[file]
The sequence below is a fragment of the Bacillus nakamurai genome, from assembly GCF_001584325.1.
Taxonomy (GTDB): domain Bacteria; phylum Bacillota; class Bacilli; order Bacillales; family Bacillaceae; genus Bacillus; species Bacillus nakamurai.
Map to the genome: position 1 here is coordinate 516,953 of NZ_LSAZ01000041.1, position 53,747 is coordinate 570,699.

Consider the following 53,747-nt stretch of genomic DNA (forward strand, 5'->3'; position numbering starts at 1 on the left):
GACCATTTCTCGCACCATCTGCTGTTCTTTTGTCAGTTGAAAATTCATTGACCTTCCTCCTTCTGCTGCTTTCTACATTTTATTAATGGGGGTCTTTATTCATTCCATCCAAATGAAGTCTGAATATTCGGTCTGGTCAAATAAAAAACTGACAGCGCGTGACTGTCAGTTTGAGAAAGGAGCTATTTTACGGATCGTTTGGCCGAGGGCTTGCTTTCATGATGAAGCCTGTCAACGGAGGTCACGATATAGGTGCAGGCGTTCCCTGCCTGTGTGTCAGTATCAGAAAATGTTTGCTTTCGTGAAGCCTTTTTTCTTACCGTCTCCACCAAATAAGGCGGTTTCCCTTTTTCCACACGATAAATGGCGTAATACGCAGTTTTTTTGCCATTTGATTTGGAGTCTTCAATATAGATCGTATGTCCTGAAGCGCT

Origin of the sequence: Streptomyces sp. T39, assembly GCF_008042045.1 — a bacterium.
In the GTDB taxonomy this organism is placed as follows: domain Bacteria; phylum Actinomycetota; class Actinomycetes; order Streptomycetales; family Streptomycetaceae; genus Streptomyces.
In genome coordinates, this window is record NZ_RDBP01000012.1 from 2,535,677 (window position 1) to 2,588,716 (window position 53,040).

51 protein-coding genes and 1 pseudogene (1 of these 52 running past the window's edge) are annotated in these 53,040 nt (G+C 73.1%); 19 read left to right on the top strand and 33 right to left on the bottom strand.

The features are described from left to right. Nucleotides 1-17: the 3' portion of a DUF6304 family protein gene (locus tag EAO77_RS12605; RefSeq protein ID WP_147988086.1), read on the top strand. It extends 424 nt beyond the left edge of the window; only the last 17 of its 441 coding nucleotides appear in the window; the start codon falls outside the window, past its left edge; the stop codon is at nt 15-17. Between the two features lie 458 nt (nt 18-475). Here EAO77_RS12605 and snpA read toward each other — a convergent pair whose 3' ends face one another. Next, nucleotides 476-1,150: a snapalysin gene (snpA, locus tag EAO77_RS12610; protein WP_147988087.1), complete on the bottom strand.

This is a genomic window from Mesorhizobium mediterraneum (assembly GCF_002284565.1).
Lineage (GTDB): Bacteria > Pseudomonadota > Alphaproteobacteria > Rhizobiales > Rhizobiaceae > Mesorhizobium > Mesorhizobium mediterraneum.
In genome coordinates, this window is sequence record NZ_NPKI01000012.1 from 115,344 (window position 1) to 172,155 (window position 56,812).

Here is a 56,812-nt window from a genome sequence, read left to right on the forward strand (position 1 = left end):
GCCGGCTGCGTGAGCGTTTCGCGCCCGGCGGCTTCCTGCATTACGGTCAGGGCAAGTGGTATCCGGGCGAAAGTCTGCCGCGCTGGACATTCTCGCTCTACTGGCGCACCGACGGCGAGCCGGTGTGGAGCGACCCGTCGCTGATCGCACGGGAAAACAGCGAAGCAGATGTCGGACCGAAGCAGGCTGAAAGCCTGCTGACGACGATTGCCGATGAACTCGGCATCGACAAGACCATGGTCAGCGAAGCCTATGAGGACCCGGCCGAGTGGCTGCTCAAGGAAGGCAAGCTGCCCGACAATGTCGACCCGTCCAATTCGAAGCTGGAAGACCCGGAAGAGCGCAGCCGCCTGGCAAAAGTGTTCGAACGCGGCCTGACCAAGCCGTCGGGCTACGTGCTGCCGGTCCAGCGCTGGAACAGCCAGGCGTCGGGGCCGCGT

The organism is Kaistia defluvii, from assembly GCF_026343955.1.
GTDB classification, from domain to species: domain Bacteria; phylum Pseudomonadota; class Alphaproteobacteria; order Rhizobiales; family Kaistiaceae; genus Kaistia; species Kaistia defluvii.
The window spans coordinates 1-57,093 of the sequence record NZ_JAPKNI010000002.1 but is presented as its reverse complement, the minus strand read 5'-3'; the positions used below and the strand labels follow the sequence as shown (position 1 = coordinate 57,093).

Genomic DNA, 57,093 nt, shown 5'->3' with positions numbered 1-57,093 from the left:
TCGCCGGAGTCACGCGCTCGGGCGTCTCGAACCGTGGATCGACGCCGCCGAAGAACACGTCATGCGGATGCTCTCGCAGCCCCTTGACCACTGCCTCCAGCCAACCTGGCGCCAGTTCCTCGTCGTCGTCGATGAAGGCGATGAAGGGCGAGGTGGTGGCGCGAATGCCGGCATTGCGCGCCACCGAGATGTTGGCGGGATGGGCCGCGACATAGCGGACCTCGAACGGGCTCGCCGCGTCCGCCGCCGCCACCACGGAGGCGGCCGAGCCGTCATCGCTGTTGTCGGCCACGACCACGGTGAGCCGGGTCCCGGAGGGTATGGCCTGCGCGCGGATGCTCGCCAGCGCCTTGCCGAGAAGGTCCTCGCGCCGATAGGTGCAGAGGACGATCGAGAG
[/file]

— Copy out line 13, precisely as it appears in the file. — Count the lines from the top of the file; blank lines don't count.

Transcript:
In genome coordinates, this window is sequence record NZ_NPKI01000012.1 from 115,344 (window position 1) to 172,155 (window position 56,812).